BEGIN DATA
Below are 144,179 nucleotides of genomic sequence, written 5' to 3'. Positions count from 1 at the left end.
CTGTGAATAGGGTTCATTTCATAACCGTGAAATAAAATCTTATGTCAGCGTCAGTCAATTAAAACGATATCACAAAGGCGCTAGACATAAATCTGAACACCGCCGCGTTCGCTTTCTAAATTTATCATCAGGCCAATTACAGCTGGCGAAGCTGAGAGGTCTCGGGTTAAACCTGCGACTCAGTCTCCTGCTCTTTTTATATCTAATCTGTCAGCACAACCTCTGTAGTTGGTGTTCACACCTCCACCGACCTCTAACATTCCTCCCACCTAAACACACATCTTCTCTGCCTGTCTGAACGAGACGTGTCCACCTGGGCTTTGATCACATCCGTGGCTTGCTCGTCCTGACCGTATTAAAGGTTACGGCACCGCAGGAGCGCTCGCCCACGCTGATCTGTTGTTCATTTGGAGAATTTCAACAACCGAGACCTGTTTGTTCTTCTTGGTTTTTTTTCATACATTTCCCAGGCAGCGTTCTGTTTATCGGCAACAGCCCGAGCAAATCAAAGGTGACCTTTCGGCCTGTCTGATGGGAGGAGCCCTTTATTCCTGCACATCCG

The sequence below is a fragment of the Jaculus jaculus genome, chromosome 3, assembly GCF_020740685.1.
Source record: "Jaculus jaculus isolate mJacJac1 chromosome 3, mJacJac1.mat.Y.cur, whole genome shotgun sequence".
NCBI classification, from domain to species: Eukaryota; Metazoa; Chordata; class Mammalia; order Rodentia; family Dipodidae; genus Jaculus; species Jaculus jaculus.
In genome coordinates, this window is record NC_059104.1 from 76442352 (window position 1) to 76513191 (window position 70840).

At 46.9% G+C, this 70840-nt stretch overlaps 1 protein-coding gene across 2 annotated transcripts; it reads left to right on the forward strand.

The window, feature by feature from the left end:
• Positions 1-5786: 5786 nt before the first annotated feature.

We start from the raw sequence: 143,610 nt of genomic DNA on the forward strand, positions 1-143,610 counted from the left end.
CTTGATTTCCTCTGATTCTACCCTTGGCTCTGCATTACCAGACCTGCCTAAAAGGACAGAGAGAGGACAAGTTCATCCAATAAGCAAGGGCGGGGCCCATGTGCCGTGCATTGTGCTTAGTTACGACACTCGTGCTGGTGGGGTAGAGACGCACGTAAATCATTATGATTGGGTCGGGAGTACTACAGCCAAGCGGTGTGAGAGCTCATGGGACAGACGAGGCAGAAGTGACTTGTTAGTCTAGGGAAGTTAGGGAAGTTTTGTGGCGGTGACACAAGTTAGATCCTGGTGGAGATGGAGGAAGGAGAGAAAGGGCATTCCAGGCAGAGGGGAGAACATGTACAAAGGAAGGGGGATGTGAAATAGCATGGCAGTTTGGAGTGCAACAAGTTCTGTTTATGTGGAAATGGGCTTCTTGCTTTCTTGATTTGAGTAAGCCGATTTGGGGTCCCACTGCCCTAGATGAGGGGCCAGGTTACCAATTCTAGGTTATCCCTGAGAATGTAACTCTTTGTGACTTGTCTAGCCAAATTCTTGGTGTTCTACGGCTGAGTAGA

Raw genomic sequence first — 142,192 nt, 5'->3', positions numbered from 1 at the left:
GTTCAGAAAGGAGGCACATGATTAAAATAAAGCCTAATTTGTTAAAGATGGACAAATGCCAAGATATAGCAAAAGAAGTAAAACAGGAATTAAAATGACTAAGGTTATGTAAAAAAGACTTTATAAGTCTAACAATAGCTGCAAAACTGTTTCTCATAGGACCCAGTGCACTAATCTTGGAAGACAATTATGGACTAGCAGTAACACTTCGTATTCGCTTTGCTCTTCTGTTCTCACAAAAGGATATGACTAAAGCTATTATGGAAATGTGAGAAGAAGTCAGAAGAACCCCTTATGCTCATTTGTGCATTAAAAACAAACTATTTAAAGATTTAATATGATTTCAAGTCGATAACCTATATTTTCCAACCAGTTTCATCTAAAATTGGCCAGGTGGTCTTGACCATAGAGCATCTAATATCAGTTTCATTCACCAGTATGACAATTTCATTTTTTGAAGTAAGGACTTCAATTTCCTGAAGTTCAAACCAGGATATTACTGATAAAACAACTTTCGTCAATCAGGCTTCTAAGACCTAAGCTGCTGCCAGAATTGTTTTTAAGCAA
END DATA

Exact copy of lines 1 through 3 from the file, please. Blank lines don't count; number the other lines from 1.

Below are 144,179 nucleotides of genomic sequence, written 5' to 3'. Positions count from 1 at the left end.
CTGTGAATAGGGTTCATTTCATAACCGTGAAATAAAATCTTATGTCAGCGTCAGTCAATTAAAACGATATCACAAAGGCGCTAGACATAAATCTGAACACCGCCGCGTTCGCTTTCTAAATTTATCATCAGGCCAATTACAGCTGGCGAAGCTGAGAGGTCTCGGGTTAAACCTGCGACTCAGTCTCCTGCTCTTTTTATATCTAATCTGTCAGCACAACCTCTGTAGTTGGTGTTCACACCTCCACCGACCTCTAACATTCCTCCCACCTAAACACACATCTTCTCTGCCTGTCTGAACGAGACGTGTCCACCTGGGCTTTGATCACATCCGTGGCTTGCTCGTCCTGACCGTATTAAAGGTTACGGCACCGCAGGAGCGCTCGCCCACGCTGATCTGTTGTTCATTTGGAGAATTTCAACAACCGAGACCTGTTTGTTCTTCTTGGTTTTTTTTCATACATTTCCCAGGCAGCGTTCTGTTTATCGGCAACAGCCCGAGCAAATCAAAGGTGACCTTTCGGCCTGTCTGATGGGAGGAGCCCTTTATTCCTGCACATCCG

The sequence below is a fragment of the Jaculus jaculus genome, chromosome 3, assembly GCF_020740685.1.